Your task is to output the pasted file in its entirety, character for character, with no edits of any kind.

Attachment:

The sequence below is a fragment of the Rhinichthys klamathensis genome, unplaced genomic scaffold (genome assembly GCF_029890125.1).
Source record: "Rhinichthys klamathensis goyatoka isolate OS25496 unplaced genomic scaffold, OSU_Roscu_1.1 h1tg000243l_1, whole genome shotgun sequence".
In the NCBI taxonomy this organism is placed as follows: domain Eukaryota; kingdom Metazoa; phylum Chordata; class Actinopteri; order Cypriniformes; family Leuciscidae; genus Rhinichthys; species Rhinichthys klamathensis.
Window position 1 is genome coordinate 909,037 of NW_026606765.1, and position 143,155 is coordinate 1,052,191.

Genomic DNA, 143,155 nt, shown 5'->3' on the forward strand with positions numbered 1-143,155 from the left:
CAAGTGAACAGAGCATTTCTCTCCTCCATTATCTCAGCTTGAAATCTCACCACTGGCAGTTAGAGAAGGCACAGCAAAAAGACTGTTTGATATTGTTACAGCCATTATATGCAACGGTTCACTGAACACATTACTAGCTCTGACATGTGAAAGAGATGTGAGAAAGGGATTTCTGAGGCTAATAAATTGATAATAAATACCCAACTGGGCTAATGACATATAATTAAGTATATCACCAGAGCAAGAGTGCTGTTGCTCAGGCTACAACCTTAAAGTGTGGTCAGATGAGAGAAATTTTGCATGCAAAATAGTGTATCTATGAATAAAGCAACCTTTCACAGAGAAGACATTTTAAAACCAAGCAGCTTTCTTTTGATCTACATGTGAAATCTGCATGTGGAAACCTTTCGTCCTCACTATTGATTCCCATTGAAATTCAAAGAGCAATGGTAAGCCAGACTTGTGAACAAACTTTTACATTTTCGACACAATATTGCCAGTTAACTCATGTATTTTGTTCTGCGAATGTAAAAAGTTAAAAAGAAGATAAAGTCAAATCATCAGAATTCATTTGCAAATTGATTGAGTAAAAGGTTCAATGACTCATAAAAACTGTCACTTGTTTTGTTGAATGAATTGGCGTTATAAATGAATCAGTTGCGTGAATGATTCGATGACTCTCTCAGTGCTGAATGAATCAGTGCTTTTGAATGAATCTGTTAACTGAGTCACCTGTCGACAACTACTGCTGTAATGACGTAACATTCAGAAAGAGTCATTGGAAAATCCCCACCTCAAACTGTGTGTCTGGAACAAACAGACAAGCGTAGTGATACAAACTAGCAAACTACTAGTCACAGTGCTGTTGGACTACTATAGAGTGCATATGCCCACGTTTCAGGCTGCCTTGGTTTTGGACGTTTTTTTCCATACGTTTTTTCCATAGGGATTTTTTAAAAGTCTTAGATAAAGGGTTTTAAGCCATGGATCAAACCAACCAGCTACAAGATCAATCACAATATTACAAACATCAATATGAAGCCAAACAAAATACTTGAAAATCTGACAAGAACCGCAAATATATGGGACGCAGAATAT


The sequence below is a fragment of the Rhinichthys klamathensis genome, unplaced genomic scaffold (genome assembly GCF_029890125.1).
Source record: "Rhinichthys klamathensis goyatoka isolate OS25496 unplaced genomic scaffold, OSU_Roscu_1.1 h1tg000243l_1, whole genome shotgun sequence".
In the NCBI taxonomy this organism is placed as follows: domain Eukaryota; kingdom Metazoa; phylum Chordata; class Actinopteri; order Cypriniformes; family Leuciscidae; genus Rhinichthys; species Rhinichthys klamathensis.
Window position 1 is genome coordinate 909,037 of NW_026606765.1, and position 143,155 is coordinate 1,052,191.

Genomic DNA, 143,155 nt, shown 5'->3' on the forward strand with positions numbered 1-143,155 from the left:
CAAGTGAACAGAGCATTTCTCTCCTCCATTATCTCAGCTTGAAATCTCACCACTGGCAGTTAGAGAAGGCACAGCAAAAAGACTGTTTGATATTGTTACAGCCATTATATGCAACGGTTCACTGAACACATTACTAGCTCTGACATGTGAAAGAGATGTGAGAAAGGGATTTCTGAGGCTAATAAATTGATAATAAATACCCAACTGGGCTAATGACATATAATTAAGTATATCACCAGAGCAAGAGTGCTGTTGCTCAGGCTACAACCTTAAAGTGTGGTCAGATGAGAGAAATTTTGCATGCAAAATAGTGTATCTATGAATAAAGCAACCTTTCACAGAGAAGACATTTTAAAACCAAGCAGCTTTCTTTTGATCTACATGTGAAATCTGCATGTGGAAACCTTTCGTCCTCACTATTGATTCCCATTGAAATTCAAAGAGCAATGGTAAGCCAGACTTGTGAACAAACTTTTACATTTTCGACACAATATTGCCAGTTAACTCATGTATTTTGTTCTGCGAATGTAAAAAGTTAAAAAGAAGATAAAGTCAAATCATCAGAATTCATTTGCAAATTGATTGAGTAAAAGGTTCAATGACTCATAAAAACTGTCACTTGTTTTGTTGAATGAATTGGCGTTATAAATGAATCAGTTGCGTGAATGATTCGATGACTCTCTCAGTGCTGAATGAATCAGTGCTTTTGAATGAATCTGTTAACTGAGTCACCTGTCGACAACTACTGCTGTAATGACGTAACATTCAGAAAGAGTCATTGGAAAATCCCCACCTCAAACTGTGTGTCTGGAACAAACAGACAAGCGTAGTGATACAAACTAGCAAACTACTAGTCACAGTGCTGTTGGACTACTATAGAGTGCATATGCCCACGTTTCAGGCTGCCTTGGTTTTGGACGTTTTTTTCCATACGTTTTTTCCATAGGGATTTTTTAAAAGTCTTAGATAAAGGGTTTTAAGCCATGGATCAAACCAACCAGCTACAAGATCAATCACAATATTACAAACATCAATATGAAGCCAAACAAAATACTTGAAAATCTGACAAGAACCGCAAATATATGGGACGCAGAATAT